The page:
30 Things You Should Know About “Blade Runner”
It seems it’s all about Blade Runner around here lately… I just can’t help it, I’m too excited about the sequel, even if it has not been written yet. Anyway, the following is a list of 30 cool facts about Blade Runner you might not know:
- The film didn’t set any box office fires upon its June 25, 1982 release, but it had a lot of competition from other sci-fi and fantasy films at the time: E.T.: The Extra-Terrestrial, Star Trek II: The Wrath of Khan, John Carpenter’s remake of The Thing and Conan the Barbarian.
- Blade Runner was based on the Philip K. Dick short story Do Androids Dream of Electric Sheep? Dick died shortly before the film’s release and never saw the finished film.
- In October 1981, after seeing advance clips of Blade Runner on TV, an enthusiastic Dick predicted in a letter to publicist/producer Jeff Walker that the film “is going to revolutionize our conceptions of what science fiction is and, more, can be.”
- Lead star Harrison Ford, who plays replicant-killing cop (“blade runner”) Rick Deckard, hated making the film and working with director Scott. He found Scott too dictatorial, as did some members of the crew.
- Immediately following their infamous pan of the film on their Siskel & Ebert TV review show, then called Sneak Previews, an on-camera pooch named Spot the Wonder Dog howled in agreement.
- Siskel and Ebert would later moderate their views on the film, if not recanting them entirely. Siskel approved of the 1992 director’s cut that removed the controversial narration by Ford; Ebert said “the narration doesn’t hurt the film at all” and the Director’s Cut is “just another version of more or less the same material.”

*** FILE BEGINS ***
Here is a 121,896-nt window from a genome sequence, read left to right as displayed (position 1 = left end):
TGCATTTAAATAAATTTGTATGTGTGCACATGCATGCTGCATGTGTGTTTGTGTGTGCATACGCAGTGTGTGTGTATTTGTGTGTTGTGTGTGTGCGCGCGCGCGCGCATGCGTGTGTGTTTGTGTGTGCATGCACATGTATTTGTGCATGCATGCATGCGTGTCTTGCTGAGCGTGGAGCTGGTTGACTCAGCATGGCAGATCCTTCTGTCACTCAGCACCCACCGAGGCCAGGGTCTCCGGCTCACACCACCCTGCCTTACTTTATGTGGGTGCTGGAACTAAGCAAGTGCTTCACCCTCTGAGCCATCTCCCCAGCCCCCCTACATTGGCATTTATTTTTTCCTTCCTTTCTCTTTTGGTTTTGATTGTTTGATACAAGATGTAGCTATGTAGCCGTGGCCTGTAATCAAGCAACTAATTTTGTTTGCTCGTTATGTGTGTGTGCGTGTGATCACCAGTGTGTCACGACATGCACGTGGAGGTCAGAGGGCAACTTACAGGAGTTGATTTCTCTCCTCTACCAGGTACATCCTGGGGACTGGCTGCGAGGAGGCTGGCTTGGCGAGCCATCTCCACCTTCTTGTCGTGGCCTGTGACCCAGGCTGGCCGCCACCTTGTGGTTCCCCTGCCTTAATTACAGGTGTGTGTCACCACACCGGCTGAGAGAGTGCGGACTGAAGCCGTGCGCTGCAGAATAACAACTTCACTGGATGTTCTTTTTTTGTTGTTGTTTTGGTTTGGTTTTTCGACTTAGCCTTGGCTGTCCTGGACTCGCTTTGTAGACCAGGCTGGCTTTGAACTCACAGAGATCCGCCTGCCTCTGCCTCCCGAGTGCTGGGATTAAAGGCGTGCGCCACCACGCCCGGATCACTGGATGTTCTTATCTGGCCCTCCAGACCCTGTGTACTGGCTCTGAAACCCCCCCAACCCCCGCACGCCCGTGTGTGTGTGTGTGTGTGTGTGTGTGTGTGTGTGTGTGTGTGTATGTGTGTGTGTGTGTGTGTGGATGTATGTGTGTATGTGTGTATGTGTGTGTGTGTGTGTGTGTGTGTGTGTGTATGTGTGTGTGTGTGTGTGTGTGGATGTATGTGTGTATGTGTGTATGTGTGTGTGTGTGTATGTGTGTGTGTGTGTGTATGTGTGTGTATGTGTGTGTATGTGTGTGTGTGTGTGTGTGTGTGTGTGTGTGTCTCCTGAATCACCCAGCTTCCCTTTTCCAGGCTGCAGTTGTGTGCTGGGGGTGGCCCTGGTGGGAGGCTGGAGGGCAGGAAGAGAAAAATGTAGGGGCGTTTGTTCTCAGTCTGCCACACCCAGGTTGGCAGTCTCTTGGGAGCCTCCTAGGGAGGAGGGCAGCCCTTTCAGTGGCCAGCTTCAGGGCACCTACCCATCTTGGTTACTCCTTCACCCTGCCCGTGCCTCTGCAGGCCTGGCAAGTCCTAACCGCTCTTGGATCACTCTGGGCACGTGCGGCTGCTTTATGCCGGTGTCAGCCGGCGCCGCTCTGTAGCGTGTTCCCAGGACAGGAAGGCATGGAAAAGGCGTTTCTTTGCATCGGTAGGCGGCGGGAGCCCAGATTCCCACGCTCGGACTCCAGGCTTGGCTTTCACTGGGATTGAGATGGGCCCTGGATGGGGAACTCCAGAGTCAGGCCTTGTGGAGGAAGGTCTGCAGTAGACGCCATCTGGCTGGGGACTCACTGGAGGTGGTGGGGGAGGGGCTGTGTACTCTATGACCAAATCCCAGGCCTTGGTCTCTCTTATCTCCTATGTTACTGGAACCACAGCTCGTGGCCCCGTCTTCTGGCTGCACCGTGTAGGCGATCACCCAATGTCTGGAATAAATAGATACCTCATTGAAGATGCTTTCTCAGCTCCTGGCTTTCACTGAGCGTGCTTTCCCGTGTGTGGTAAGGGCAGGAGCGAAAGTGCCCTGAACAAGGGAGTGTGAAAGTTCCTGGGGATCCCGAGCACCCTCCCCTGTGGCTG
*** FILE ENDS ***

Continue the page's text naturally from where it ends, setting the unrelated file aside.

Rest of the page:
- The narration was originally inserted at the behest of Warner Bros. studio executives, who said audiences wouldn’t be able to follow the plot otherwise.
- Director Scott had problems with the plot, too. Blade Runner editor Terry Rawlings recalls that when he and Scott first watched a rough cut of the film together, Scott turned to him afterwards and said, “God, it’s marvelous. What the f— does it all mean?’”
- Blade Runner is set in 2019, which is now just seven years away.
- Deckard is seen reading a newspaper in the year 2019, which is good news for anyone worrying about the future of print journalism.
- The special effects were overseen by Douglas Trumbull, who also did visuals for 2001: A Space Odyssey and The Tree of Life.
- Deckard’s L.A. pad is a real building called Ennis House, a concrete abode designed by visionary architect Frank Lloyd Wright.
- Ennis House escaped a forest fire, but it was in danger of sliding down a nearby hill until millions of dollars were raised for renovations. One of the benefactors was actress Diane Keaton.
- Blade Runner was originally to have been titled Do Androids Dream of Electric Sheep? Other suggestions were Android, Mechanismo and Dangerous Days. The final choice was made because Blade Runner sounded cool.